When the Fort Payne girls’ 4x400-meter relay team clocked in at 4 minutes, 7 seconds in a race at Vestavia Hills’ King of the Mountain Invitational in March, the girls knew they had a strong chance at making school history.

The Fort Payne High School girls’ 4x400 record was 4:04, a time set in 1988. At last Saturday’s Class 6A, Section 4 meet, the 2021 team set a new mark for future classes of athletes to pursue.

Running the last leg of the relay, Maggie Groat crossed the finish line at 4:02, igniting teammates, coaches and supporters into a frenzy.

“Seeing my whole team there and my mom, who held the record before me, was just so wonderful,” Groat said. “There was just so much emotion. It was awesome.”

Groat’s mom, Lindy, was a member of the 1988 4x400 record-setting team. Fort Payne assistant coach C.M. Sanford coached both the 1988 team and the 2021 team.

“People who don’t follow track don’t understand how fast that time is,” Sanford said. “That’s the second-fastest time in the event in any class in Alabama this year. The only team that’s run faster is Hoover High School.”

Sanford said the record-breaking performance set by runners Madi Wallace, Maddie Jackson, Ruthie Jones and Groat was still a bit of a surprise.

“About a month ago we thought that we had a really good chance to break the record,” he said. “Then the last couple of times we’ve run, we’ve just not really ran good times that I thought they would have to run to break that record. I was starting to wonder if they were going to be able to do it or not.”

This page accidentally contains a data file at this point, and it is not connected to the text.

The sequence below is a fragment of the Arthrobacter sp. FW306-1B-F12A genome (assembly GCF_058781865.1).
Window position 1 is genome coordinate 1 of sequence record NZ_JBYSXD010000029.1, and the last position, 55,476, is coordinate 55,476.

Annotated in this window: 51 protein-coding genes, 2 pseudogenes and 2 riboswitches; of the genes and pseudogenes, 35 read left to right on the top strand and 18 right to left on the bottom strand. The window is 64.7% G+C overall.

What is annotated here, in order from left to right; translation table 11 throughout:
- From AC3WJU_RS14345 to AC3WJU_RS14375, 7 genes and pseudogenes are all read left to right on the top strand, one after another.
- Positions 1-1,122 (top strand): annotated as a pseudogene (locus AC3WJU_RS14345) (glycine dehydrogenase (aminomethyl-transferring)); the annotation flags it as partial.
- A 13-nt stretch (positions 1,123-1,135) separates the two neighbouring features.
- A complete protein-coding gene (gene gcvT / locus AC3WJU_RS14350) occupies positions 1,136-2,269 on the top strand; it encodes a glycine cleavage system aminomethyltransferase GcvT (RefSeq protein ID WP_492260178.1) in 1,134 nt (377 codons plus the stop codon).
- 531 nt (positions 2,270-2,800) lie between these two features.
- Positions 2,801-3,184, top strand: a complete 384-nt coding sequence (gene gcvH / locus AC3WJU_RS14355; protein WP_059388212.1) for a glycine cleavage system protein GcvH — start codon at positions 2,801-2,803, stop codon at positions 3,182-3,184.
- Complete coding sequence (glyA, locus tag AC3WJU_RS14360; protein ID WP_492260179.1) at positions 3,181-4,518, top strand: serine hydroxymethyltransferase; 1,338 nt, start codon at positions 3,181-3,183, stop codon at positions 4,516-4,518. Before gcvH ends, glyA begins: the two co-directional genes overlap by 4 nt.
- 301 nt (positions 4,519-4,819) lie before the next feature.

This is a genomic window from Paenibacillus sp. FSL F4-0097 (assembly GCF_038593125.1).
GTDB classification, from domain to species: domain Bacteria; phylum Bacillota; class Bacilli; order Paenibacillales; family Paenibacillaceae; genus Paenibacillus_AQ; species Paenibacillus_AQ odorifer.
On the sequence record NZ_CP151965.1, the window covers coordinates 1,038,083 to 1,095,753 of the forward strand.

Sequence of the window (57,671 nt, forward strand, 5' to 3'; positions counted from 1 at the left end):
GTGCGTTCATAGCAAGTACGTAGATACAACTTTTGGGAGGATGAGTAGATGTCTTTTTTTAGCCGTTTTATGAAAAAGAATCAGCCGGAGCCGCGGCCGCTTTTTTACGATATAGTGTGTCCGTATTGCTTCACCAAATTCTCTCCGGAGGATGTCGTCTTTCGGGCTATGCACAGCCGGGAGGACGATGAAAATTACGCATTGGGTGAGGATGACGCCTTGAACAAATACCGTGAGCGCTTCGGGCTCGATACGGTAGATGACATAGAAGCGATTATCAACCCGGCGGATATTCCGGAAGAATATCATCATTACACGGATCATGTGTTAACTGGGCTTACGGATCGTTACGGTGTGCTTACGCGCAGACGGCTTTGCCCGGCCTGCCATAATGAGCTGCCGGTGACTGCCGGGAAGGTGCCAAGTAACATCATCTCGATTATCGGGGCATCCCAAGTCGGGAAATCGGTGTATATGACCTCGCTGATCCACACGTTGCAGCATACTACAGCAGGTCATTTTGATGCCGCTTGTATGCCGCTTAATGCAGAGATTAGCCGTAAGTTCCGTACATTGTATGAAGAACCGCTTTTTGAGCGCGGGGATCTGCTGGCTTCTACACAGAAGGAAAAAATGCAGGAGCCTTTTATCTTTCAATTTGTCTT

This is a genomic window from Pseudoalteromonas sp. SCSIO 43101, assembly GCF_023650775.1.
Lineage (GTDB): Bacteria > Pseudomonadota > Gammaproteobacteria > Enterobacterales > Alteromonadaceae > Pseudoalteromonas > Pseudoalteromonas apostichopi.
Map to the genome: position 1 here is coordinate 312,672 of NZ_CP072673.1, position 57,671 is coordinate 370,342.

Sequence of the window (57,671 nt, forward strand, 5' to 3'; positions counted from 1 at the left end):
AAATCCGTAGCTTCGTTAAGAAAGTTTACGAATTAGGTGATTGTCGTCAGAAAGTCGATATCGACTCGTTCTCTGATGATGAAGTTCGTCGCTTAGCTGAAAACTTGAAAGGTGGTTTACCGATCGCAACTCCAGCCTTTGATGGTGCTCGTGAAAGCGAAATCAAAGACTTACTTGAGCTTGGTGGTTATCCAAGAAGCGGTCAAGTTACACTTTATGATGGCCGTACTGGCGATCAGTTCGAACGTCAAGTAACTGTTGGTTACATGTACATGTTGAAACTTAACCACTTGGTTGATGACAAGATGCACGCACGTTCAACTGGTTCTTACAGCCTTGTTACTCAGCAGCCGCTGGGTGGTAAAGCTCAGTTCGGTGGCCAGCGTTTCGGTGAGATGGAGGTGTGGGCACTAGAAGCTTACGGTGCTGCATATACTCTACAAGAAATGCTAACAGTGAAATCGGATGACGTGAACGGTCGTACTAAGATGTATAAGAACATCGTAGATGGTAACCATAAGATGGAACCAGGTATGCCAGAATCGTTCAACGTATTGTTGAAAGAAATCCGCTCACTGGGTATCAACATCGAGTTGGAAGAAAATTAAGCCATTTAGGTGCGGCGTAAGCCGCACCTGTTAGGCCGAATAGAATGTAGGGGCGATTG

Sanford said Saturday’s circumstances of Fort Payne’s girls having such a commanding lead in the race made the record-breaking performance that much more surprising.

“They won by 70 meters and a lot of times it’s difficult to really push yourself when you’re running by yourself,” Sanford said. “To run that fast by yourself is a pretty big deal.”

The girls’ 4x400 race was a highlight of the team’s dominating sectional victory, the seventh in a row. Fort Payne collected an astounding 203 points, 113 points better than sectional runner-up Scottsboro.

Fort Payne head coach Selena Penton said the anticipation of breaking the historic 4x400 mark at Wildcat Stadium had been building since March. The coach clocked Wallace at 58 seconds for the first leg of the race, then marked Jones at 1 minute flat.

After seeing Jones’ time, Penton knew it was going to be the day the team would make history.

Jackson sprinted the third leg of the race then Groat motored ahead for the exciting conclusion.

“As Maggie rounded the last curve, coach (Ashley) Jackson and I could no longer contain our excitement because we knew it would be close,” Penton said. “We stepped out onto the outer lanes of the track to cheer her on and motion her in.”

Penton and Jackson jumped and cheered as the clock turned from 4:02 to 4:03 and Groat crossed the finish line. With a little doubt about how the final time would stack up with the official school record hanging in their minds, all was relieved when the completed results showed Groat had crossed at an official 4:02.93.

After the race, Groat shared with her mom what had been 33 years in the making.

“There were lots of tears of joy,” Groat said. “Being able to replace her name on that board at Wildcat Stadium, there’s no feeling that compares to that. I think that’s a memory we’ll hold on to forever, especially with me graduating this year. It’s a great way to end the season, for sure.”

 

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